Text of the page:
“The immediate first step is to really try and see whether this hysteresis is important during the infection,” Igoshin said. “Is it just a peculiar thing we see in our experiments, or is it really important for patient outcomes? Given that it is not seen in the noninfectious cousin of the TB bacterium, it is tempting to speculate it is related to survival inside the host.”

Gennaro is a professor of medicine and epidemiology at Rutgers Biomedical and Health Sciences. Igoshin is a senior investigator at Rice’s Center for Theoretical Biological Physics.

The research was supported by the Welch Foundation (C-1995) and the National Institutes of Health (GM096189, AI122309, AI104615, HL149450).

AC_LatinoCovid by Allison Christensen for 360 Magazine

Antibody Cocktail May Prevent Symptomatic COVID-19 Infections

An antibody cocktail being tested at UVA Health and other sites was able to block 100% of symptomatic COVID-19 infections among people exposed to the virus, early results from the clinical trial suggest.

In addition, those who developed asymptomatic infections accumulated far less virus in their bodies than usual and saw their infections resolve within a week, according to interim data released by the cocktail’s manufacturer, Regeneron Pharmaceuticals.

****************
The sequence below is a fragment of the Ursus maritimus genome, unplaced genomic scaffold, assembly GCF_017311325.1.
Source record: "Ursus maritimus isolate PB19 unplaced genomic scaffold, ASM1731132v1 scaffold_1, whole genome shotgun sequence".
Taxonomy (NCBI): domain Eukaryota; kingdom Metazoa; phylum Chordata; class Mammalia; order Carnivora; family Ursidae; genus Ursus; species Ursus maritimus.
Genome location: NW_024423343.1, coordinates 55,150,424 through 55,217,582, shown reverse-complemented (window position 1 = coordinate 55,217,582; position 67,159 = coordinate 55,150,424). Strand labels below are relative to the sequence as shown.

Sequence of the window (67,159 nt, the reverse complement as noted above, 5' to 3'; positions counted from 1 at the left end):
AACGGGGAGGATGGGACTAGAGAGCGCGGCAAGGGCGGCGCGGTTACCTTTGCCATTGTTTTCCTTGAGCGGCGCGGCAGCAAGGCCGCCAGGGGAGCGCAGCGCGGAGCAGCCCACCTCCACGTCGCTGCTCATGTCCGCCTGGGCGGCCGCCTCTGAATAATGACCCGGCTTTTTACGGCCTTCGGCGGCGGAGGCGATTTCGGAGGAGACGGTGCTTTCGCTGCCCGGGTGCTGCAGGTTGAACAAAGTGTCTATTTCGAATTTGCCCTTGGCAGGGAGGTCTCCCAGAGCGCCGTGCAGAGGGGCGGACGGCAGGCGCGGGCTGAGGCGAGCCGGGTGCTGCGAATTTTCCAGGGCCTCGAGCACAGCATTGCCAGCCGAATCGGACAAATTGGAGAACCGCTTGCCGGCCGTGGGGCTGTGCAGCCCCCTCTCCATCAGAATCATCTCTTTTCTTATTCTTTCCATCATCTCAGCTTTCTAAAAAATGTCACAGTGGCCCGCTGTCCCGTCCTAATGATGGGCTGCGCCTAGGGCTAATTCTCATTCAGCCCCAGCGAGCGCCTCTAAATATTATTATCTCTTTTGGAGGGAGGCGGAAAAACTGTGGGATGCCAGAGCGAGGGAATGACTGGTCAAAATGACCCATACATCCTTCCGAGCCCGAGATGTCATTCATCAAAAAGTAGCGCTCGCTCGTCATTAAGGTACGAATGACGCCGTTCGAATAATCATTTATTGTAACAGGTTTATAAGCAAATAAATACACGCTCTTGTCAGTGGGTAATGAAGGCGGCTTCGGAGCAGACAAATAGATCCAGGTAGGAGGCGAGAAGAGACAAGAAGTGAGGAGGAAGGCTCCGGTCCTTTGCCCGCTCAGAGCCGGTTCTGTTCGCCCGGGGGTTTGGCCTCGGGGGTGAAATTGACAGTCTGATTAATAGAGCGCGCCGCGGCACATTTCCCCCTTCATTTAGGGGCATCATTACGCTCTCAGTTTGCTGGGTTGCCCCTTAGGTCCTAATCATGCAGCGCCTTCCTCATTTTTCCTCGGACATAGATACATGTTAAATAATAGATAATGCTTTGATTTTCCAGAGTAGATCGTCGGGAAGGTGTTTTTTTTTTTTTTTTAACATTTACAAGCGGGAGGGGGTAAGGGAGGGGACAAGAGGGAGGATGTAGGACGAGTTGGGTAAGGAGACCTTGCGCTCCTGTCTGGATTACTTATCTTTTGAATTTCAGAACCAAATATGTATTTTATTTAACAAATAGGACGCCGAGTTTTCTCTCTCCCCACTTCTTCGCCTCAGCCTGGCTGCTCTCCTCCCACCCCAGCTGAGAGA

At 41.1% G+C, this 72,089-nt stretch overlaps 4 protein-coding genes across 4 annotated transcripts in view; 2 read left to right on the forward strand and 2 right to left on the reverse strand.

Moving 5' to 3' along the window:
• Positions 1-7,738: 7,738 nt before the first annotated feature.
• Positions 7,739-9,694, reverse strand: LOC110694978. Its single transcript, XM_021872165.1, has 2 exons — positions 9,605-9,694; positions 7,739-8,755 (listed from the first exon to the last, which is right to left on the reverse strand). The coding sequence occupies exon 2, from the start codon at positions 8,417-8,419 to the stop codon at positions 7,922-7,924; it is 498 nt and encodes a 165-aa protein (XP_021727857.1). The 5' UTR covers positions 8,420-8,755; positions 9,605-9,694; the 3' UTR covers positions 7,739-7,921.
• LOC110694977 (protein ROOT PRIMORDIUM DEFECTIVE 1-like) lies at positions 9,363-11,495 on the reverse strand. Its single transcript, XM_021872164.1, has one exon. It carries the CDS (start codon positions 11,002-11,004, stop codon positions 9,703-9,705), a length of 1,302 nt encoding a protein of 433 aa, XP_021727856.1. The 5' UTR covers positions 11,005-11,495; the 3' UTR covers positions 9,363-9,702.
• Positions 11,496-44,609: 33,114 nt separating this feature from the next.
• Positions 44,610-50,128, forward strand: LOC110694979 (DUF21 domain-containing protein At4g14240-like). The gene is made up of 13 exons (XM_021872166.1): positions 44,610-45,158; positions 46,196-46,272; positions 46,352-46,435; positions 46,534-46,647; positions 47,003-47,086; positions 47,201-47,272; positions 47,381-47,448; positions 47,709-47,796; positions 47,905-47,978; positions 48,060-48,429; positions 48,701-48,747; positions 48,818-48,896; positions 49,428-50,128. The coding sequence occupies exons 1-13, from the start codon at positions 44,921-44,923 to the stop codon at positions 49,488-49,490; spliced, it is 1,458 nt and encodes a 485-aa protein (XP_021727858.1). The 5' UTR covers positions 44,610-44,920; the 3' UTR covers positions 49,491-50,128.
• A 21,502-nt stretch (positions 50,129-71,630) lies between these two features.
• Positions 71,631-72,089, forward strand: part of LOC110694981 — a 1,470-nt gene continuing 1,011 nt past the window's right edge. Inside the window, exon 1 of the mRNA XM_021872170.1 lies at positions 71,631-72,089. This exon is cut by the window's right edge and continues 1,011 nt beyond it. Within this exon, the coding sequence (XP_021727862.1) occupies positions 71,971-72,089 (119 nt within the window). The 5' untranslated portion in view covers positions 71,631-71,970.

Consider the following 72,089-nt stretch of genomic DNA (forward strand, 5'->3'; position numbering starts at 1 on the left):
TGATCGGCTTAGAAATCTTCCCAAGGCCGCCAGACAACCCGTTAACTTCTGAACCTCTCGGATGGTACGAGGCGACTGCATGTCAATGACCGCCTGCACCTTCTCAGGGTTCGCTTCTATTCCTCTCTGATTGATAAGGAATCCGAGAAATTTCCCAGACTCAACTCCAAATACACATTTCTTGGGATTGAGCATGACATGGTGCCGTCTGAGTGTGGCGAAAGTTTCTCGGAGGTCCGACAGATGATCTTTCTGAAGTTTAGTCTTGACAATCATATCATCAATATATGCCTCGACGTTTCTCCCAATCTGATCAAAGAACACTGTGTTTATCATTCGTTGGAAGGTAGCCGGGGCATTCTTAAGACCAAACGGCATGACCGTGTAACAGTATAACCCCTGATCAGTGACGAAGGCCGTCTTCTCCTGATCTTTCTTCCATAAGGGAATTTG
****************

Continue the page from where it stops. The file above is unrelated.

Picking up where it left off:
“This is the first treatment shown to prevent COVID-19 after a known exposure, and offers protection for unvaccinated individuals caring for a family member with COVID-19,” said UVA Health’s William Petri Jr., MD, PhD, one of the leaders of the trial at UVA. “We expect that Regeneron will file for Emergency Use Authorization from the FDA so that this drug can be used outside of the context of a clinical trial.”

Antibodies for COVID-19

The phase 3 clinical trial aims to determine if the antibodies will prevent COVID-19 infection in people who have been exposed but not yet developed the disease. This is known as “passive immunization.”

Regeneron’s new analysis, which has not yet been published in a scientific journal, looked at outcomes in approximately 400 trial participants. Of 186 people who received the antibodies, none developed symptomatic COVID-19. Of the 223 who received a placebo, eight developed symptomatic COVID-19, the company reports.

Asymptomatic infections occurred in 15 of the antibody recipients and in 23 of the placebo recipients. Overall rates of infection, including both symptomatic and asymptomatic infections, were approximately 50% lower in the antibody group.